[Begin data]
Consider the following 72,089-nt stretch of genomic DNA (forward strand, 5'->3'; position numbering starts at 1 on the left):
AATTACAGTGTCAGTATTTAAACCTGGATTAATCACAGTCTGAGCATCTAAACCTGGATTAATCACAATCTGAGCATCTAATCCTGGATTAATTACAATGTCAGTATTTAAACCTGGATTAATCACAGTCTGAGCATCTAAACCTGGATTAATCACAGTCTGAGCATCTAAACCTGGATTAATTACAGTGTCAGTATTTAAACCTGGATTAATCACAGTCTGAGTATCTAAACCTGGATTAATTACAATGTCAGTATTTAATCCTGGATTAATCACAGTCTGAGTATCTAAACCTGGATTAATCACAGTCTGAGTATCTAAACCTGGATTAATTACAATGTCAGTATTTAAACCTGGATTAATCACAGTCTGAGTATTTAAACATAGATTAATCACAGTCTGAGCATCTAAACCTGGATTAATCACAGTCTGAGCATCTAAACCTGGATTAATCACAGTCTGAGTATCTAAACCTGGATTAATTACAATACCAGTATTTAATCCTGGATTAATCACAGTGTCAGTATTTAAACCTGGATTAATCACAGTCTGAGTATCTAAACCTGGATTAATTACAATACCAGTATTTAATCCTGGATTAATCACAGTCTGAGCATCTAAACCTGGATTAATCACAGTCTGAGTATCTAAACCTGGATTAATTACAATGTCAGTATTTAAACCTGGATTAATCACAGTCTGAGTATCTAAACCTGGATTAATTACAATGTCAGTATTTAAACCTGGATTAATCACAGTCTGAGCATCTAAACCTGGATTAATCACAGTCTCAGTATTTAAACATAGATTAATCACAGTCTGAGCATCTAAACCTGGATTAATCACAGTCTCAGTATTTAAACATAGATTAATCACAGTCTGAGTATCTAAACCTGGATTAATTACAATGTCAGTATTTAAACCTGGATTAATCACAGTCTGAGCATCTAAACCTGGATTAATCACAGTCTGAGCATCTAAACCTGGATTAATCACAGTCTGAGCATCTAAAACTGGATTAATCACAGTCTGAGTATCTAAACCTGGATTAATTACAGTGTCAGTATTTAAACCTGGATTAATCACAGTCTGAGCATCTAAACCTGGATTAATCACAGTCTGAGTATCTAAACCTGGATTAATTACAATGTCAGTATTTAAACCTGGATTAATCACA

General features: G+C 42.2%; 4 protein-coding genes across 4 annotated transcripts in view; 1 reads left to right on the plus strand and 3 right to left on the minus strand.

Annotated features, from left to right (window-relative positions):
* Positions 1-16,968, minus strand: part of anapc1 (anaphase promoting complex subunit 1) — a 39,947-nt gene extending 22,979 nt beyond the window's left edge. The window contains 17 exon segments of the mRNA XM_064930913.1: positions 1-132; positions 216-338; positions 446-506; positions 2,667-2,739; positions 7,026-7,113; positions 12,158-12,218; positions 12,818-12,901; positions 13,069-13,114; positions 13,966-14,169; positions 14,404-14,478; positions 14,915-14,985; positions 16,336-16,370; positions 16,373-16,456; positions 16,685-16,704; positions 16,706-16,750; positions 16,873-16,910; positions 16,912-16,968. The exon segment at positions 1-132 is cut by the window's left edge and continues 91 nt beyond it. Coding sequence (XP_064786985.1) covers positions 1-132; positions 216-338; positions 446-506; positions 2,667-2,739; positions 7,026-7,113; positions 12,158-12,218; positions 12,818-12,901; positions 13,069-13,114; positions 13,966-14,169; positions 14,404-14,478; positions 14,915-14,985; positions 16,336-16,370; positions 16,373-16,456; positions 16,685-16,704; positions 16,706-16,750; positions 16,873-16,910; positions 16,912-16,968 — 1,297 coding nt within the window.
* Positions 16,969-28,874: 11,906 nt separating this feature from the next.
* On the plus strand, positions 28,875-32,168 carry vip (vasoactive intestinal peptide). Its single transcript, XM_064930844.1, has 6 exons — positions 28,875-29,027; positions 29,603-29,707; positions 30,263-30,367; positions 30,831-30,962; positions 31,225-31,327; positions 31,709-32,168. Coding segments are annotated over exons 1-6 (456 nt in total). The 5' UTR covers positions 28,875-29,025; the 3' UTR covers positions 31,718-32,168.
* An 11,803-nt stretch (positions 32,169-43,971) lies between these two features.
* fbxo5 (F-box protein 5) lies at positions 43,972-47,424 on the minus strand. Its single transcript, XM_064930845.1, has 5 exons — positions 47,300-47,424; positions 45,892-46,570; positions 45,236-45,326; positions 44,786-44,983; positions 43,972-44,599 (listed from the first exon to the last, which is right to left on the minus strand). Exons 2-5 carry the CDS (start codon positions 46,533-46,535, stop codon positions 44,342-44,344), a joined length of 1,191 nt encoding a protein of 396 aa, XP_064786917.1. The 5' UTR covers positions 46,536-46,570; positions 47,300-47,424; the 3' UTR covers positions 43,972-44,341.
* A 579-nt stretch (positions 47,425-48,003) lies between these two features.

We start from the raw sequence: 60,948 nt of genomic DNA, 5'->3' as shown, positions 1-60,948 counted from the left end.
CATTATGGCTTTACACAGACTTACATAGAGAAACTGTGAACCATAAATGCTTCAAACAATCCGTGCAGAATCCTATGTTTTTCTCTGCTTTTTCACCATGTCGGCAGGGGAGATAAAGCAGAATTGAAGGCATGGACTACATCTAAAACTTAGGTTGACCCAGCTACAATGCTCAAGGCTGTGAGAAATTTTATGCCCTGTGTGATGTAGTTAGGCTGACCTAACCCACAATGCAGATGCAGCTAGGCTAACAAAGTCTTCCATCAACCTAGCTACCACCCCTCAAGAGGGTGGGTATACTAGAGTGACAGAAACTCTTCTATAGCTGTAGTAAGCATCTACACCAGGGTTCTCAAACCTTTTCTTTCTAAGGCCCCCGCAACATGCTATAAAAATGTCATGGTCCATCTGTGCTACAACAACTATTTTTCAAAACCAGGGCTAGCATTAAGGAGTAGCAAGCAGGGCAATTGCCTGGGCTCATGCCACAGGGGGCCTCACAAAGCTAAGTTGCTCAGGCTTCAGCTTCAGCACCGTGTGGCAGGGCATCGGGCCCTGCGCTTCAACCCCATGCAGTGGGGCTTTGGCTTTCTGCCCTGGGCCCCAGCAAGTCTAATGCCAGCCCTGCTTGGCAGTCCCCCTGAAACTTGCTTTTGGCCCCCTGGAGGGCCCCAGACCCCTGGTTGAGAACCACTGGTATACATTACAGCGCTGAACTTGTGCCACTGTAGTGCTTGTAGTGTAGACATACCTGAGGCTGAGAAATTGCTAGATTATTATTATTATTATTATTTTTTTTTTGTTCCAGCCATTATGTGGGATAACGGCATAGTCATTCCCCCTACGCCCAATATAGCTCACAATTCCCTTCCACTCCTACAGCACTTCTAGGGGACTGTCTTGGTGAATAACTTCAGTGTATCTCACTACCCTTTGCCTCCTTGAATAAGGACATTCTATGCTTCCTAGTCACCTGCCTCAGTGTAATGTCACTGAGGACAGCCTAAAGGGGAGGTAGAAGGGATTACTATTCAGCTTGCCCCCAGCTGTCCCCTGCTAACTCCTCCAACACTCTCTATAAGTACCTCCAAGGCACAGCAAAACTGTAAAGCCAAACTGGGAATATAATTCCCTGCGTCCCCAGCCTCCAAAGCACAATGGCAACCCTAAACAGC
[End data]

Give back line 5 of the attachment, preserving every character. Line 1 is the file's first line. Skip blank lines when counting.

* Positions 1-16,968, minus strand: part of anapc1 (anaphase promoting complex subunit 1) — a 39,947-nt gene extending 22,979 nt beyond the window's left edge. The window contains 17 exon segments of the mRNA XM_064930913.1: positions 1-132; positions 216-338; positions 446-506; positions 2,667-2,739; positions 7,026-7,113; positions 12,158-12,218; positions 12,818-12,901; positions 13,069-13,114; positions 13,966-14,169; positions 14,404-14,478; positions 14,915-14,985; positions 16,336-16,370; positions 16,373-16,456; positions 16,685-16,704; positions 16,706-16,750; positions 16,873-16,910; positions 16,912-16,968. The exon segment at positions 1-132 is cut by the window's left edge and continues 91 nt beyond it. Coding sequence (XP_064786985.1) covers positions 1-132; positions 216-338; positions 446-506; positions 2,667-2,739; positions 7,026-7,113; positions 12,158-12,218; positions 12,818-12,901; positions 13,069-13,114; positions 13,966-14,169; positions 14,404-14,478; positions 14,915-14,985; positions 16,336-16,370; positions 16,373-16,456; positions 16,685-16,704; positions 16,706-16,750; positions 16,873-16,910; positions 16,912-16,968 — 1,297 coding nt within the window.